Black holes are one of the most mysterious astronomical phenomena of the known Universe. They are produced when extremely massive stars undergo gravitational collapse, resulting in an inconceivably large mass packed in a very small volume. This produces a force of gravity so strong that escape velocities – the speed necessary to break away from an object’s gravitational pull – exceed the speed of light. The idea that nothing can escape a black hole is so fundamental in our understanding of the phenomena that questioning it seems ridiculous. There is a theory, however, that suggests that particles are able to escape from inside. Black holes may not be completely “black” after all.
In classical mechanics, a vacuum is an area in which absolutely nothing lies. By considering space at a quantum level, however, a vacuum becomes a region in which subatomic particles and anti-particles are being continuously created and destroyed. There is a principle which states that the exact energy of a particle at a specific moment in time cannot be determined with complete certainty.
More precisely, Heisenberg’s uncertainty relation states that the uncertainty of a particle’s position multiplied by the uncertainty of its momentum must always be greater than or equal to a particular constant, so determining one measurement more precisely leads to reduced knowledge of the other. Any uncertainty in the measurement of energy must manifest itself in an uncertainty in the mass present as a consequence of Einstein’s famous equation E=mc2, or energy is equal to mass times the speed of light squared. It therefore follows that at any place, even in a vacuum, the amount of mass present cannot be explicitly specified.
The particles that are generated are not real in the sense of being able to be observed, since they only exist for an extremely short period of time before the particles and anti-particles interact with each other and are mutually annihilated.
Of course, particle-antiparticle pairs are not only created in vacuums. This example was used only to demonstrate the theory that spontaneous emission of particles can occur anywhere in space, even in the matter surrounding a black hole. The theory behind Hawking radiation involves the possibility that a particle-antiparticle pair can be created on the very edge of a black hole the area known as the “event horizon”. If the antiparticle with negative energy enters the event horizon, a real particle with positive energy could effectively escape from the black hole. A particle with negative energy entering a black hole would consequently decrease the energy and mass of said black hole.
Hawking calculated that the chances of this occurring and produced an equation very similar to the Planck distribution for temperatures radiated by a black body spectrum. It was this similarity that led him to believe the emission of this radiation would form a spectrum equally similar to the spectrum produced by a black body.
The power generated by the thermal radiation can be calculated as a function of the radius and mass of the black hole. The greater the radius of the black hole, the colder the radiation produced. For a black hole a few times the mass of the sun, the temperature of radiation produced is negligible. It therefore follows that a black hole with a small enough mass would have a great enough temperature to potentially be detected.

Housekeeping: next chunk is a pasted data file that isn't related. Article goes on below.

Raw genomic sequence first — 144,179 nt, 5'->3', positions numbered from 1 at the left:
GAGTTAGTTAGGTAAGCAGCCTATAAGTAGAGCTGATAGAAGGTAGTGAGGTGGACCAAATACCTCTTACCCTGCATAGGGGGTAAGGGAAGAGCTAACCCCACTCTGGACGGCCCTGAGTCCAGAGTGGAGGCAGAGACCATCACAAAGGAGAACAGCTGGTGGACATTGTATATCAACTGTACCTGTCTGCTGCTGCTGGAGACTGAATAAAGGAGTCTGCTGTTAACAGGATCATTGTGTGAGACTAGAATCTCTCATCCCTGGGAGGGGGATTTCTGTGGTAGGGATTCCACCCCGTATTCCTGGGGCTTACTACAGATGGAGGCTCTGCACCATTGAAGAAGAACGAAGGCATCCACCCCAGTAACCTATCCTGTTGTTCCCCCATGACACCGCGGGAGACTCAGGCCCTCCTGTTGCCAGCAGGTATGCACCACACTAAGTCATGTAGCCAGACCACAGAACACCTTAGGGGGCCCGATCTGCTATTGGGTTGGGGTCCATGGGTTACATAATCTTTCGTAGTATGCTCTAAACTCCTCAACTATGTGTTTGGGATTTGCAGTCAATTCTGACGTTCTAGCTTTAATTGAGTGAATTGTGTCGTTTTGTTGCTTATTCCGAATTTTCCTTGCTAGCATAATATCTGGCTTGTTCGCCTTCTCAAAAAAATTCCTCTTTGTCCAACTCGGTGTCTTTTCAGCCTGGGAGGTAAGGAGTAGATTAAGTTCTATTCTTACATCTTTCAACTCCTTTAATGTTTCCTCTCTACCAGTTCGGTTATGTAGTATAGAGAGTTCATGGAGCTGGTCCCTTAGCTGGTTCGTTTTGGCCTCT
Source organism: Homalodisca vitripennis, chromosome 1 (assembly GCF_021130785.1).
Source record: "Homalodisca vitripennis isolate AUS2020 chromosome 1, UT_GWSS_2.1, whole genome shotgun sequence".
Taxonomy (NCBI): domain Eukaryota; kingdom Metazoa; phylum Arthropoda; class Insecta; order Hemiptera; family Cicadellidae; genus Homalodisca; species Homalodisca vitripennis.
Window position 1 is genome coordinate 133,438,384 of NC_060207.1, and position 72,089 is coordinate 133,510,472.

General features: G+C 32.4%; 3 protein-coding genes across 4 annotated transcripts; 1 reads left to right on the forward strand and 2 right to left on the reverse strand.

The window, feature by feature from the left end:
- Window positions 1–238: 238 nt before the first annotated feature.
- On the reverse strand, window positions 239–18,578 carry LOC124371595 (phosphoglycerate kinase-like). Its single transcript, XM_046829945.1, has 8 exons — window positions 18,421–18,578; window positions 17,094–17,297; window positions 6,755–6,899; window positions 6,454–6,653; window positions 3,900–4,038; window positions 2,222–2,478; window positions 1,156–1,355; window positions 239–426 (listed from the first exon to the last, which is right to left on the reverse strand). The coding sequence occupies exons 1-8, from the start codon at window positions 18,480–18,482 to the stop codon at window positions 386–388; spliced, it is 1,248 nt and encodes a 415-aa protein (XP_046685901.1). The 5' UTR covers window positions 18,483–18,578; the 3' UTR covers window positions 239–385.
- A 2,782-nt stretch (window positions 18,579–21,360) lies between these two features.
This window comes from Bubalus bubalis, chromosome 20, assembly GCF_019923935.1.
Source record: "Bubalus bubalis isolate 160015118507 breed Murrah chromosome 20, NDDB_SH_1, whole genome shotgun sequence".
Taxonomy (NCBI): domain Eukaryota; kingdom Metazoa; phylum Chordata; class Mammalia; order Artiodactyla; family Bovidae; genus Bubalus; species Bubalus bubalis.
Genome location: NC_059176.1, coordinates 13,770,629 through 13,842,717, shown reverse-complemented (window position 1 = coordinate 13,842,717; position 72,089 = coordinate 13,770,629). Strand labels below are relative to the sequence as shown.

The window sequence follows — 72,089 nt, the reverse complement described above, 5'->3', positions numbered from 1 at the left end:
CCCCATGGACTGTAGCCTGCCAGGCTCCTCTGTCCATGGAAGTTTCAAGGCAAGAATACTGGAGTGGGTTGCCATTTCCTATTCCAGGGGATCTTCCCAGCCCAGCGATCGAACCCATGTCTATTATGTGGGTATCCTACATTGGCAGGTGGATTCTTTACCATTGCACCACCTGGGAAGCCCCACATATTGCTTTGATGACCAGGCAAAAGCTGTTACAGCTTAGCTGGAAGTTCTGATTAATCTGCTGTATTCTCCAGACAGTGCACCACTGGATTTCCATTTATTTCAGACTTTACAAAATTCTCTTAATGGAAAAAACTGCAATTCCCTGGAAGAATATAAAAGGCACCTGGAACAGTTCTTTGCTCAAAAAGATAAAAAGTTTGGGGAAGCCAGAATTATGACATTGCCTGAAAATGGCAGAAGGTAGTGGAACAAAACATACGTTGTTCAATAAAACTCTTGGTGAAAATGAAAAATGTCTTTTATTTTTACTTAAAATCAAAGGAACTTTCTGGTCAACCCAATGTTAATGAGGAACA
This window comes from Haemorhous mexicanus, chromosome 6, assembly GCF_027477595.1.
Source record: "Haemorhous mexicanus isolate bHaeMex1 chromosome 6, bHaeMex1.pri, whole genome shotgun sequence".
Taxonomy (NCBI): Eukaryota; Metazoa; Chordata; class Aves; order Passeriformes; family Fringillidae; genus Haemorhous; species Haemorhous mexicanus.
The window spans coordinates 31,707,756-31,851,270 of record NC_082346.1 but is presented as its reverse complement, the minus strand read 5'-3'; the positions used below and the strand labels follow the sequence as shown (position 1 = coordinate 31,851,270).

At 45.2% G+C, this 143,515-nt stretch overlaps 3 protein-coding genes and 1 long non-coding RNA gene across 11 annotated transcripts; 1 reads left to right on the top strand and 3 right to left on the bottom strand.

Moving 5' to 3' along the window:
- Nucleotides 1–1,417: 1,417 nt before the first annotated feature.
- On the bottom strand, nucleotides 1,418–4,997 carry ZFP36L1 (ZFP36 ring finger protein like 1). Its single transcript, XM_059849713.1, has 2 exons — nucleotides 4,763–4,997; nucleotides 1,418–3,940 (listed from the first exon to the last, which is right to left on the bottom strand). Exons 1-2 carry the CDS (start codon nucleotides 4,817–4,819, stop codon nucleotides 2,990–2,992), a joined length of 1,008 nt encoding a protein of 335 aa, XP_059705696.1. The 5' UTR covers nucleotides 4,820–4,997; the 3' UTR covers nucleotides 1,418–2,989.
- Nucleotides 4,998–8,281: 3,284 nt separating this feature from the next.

Large black holes with an initial mass of around 1015kg would have exploded by now. If this is the case they would have emitted around 1030 g cm2/s2 in the last 0.1s of their lifetime. In relative astronomical terms this is not a large or easily detectable amount, so detection of such radiation is almost certainly impossible.
Hawking radiation is therefore likely to remain a wholly theoretical phenomenon in the long term . This does not, however, prevent scientists from trying to support its existence through research. For many years physicists have created situations which mimic some of the properties exclusive to black holes. Whether using a sonic black hole to trap sounds, or water waves or lasers to trap light, research is ongoing to support and attempt to prove these theories of Hawking radiation.
One of the most recently developed experiments of this type involves using a strong laser to alter the refractive index of a material, to create a system from which light cannot escape. Detectors were used to determine if particles had been produced in the region analogous to the event horizon of a real black hole. This experiment has been recently successful and the predicted phenomenon was observed. Of course it cannot be said that laboratory based work acts as conclusive proof for the theory but the results produced are fascinating.
The fact that there may never be conclusive proof as to the existence of Hawking radiation, or lack of, provides an ambiguity which is filled with the possibilities for improved experiments in the future. The evidence provided by analogous models cannot be taken as substantiation for the presence of Hawking radiation. In conclusion, it is completely speculative to insist that black holes are not completely “black”. It remains, however, an unsolved question at the forefront of cosmological physics and one which will continue to encourage exploration into the possibilities introduced by quantum mechanics.